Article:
"The narrator of the story appeared in a porn video when she was twenty-two and needed money. Since then, she has been interested in sex only when watching the video or imagining other people watching it. Do you think the experience was damaging for her? Or did it fuel something positive in her life?
I think the assumption is always that these experiences are regrettable and traumatizing. But I never write from a stance like that—there isn’t some pure, undamaged human type that I think we should all try to be. I’m always interested to hear how a woman conceives of herself as a sexual person, because there is really no map for this, only a series of contradictory and shaming warnings. So whatever any of us comes up with is going to be wholly unique and perhaps a little monstrous—like a creature that has survived multiple attacks yet still walks, still desires. It sounds too extreme and valiant when I spell it out. In the story, you can tell that this is just ordinary stuff." - Interview with Miranda July --> https://www.newyorker.com/books/this-week-in-fiction/fiction-this-week-miranda-july-2017-9-4
"For Erykah Badu, phones aren't just emoji factories or Candy Crush receptacles—they're mystic devices that can span time and space, heaven and Earth. According to Badu, phones can enhance our ability to communicate deep desires across oceans, but they can also jumble our meaning with static or frustrate with busy signals and voicemail. As an extension of ourselves, phones can be heartbreaking, lustful, smart, dumb, noisy, distracting, powerful." - https://pitchfork.com/reviews/albums/21319-but-you-caint-use-my-phone/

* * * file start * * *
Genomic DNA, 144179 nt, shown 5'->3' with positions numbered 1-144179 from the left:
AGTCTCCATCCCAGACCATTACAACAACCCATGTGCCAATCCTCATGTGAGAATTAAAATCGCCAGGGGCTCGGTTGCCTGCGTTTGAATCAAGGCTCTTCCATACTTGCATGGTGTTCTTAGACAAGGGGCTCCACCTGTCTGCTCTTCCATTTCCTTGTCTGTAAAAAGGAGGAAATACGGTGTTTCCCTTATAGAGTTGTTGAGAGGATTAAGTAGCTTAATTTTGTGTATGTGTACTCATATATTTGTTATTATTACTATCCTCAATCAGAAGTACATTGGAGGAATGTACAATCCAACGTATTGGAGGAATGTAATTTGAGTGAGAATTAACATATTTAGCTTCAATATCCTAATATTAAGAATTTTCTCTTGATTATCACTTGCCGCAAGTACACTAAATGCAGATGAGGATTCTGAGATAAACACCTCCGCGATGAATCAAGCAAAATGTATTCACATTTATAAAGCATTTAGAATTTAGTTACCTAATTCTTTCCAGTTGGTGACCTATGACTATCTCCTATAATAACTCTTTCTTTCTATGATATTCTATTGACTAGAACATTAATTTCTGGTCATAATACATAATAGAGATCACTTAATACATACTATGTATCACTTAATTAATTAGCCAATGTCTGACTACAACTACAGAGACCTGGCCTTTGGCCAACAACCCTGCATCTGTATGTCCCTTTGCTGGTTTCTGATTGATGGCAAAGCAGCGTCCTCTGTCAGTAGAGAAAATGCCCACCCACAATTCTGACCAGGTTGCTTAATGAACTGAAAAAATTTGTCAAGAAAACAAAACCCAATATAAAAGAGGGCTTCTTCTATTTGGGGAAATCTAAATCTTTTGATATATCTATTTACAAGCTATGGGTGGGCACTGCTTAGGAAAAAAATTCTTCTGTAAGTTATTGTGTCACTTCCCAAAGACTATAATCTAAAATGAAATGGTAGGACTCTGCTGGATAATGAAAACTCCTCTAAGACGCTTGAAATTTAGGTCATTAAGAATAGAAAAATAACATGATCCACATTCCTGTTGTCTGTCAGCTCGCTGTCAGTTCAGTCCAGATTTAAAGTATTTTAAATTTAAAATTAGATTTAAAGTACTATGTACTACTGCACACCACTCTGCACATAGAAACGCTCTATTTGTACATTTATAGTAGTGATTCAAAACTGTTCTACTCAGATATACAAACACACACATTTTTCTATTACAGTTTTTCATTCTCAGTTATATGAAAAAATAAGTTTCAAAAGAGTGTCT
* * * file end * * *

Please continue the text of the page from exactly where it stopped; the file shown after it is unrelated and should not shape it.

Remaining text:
"Because MindGeek owns both porn aggregator sites as well as porn production sites, actors and actresses that work in MindGeek’s porn production business will regularly see their films hosted illegally on the aggregator sites. Of course, MindGeek doesn’t mind this, as they make money from advertisements anyway, and the actors and actresses obviously suffer." - https://medium.com/five-guys-facts/8-19-16-davis-ce6771141589
Under the brand name Corcraft, the New York State Department of Corrections sells commodities made by prisoners—from lab coats to office furniture to barbecue grills—to other government agencies and nonprofit organizations. Entry-level wages were recently reported to be sixteen cents an hour. Rowland, a politically minded young artist based in New York, registered Artists Space as a Corcraft customer—they are number 91020000, which is the show’s title—to procure the materials for this installation, a pointed critique of the correctional industrial complex. Six aluminum manhole extenders suggest a riff on minimalism. A particleboard office desk from the Attica line is more mundane. But every object here is a readymade fuelled by a reformer’s agenda—Duchamp by way of Angela Davis.
"Shulamith Firestone’s program in The Dialectic of Sex (1970) isn’t just insane for wanting to outsource childbirth to the machines. The automation of gestational labor is a modest proposal next to the notion that humankind should be reproducing at all. What’s crazier, believing in people pods or just believing in people? " - Andrea Long Chu
Compare Valerie Solanas in the SCUM Manifesto (1967), skeptical of even her own plan for cybernetic parthenogenesis: “Why should there be future generations? What is their purpose?” - Andrea Long Chu